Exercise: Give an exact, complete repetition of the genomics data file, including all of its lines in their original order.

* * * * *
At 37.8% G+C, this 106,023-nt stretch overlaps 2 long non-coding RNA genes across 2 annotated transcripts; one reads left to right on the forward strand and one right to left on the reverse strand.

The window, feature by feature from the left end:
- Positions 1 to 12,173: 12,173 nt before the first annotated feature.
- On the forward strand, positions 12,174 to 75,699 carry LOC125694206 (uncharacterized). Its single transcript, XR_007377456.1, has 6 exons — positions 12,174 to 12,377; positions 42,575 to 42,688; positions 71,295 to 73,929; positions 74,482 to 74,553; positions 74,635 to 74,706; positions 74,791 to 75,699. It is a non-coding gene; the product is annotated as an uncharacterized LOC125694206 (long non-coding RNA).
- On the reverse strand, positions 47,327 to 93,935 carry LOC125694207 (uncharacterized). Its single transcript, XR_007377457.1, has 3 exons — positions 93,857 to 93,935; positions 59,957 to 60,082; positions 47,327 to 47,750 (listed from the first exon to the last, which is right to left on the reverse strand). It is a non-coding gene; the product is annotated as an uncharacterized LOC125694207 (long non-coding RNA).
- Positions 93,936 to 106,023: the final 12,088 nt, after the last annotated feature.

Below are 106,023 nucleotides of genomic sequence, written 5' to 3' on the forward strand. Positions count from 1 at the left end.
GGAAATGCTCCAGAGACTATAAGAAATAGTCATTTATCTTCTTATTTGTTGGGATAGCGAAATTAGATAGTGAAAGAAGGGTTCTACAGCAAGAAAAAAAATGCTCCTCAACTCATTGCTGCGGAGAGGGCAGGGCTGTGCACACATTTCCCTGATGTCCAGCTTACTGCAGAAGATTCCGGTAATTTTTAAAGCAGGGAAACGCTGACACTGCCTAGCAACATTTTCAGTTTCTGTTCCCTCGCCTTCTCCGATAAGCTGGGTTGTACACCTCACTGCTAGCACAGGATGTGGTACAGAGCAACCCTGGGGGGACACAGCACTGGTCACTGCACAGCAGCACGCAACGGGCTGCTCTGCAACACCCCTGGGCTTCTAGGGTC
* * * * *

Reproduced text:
At 37.8% G+C, this 106,023-nt stretch overlaps 2 long non-coding RNA genes across 2 annotated transcripts; one reads left to right on the forward strand and one right to left on the reverse strand.

The window, feature by feature from the left end:
- Positions 1 to 12,173: 12,173 nt before the first annotated feature.
- On the forward strand, positions 12,174 to 75,699 carry LOC125694206 (uncharacterized). Its single transcript, XR_007377456.1, has 6 exons — positions 12,174 to 12,377; positions 42,575 to 42,688; positions 71,295 to 73,929; positions 74,482 to 74,553; positions 74,635 to 74,706; positions 74,791 to 75,699. It is a non-coding gene; the product is annotated as an uncharacterized LOC125694206 (long non-coding RNA).
- On the reverse strand, positions 47,327 to 93,935 carry LOC125694207 (uncharacterized). Its single transcript, XR_007377457.1, has 3 exons — positions 93,857 to 93,935; positions 59,957 to 60,082; positions 47,327 to 47,750 (listed from the first exon to the last, which is right to left on the reverse strand). It is a non-coding gene; the product is annotated as an uncharacterized LOC125694207 (long non-coding RNA).
- Positions 93,936 to 106,023: the final 12,088 nt, after the last annotated feature.

Below are 106,023 nucleotides of genomic sequence, written 5' to 3' on the forward strand. Positions count from 1 at the left end.
GGAAATGCTCCAGAGACTATAAGAAATAGTCATTTATCTTCTTATTTGTTGGGATAGCGAAATTAGATAGTGAAAGAAGGGTTCTACAGCAAGAAAAAAAATGCTCCTCAACTCATTGCTGCGGAGAGGGCAGGGCTGTGCACACATTTCCCTGATGTCCAGCTTACTGCAGAAGATTCCGGTAATTTTTAAAGCAGGGAAACGCTGACACTGCCTAGCAACATTTTCAGTTTCTGTTCCCTCGCCTTCTCCGATAAGCTGGGTTGTACACCTCACTGCTAGCACAGGATGTGGTACAGAGCAACCCTGGGGGGACACAGCACTGGTCACTGCACAGCAGCACGCAACGGGCTGCTCTGCAACACCCCTGGGCTTCTAGGGTC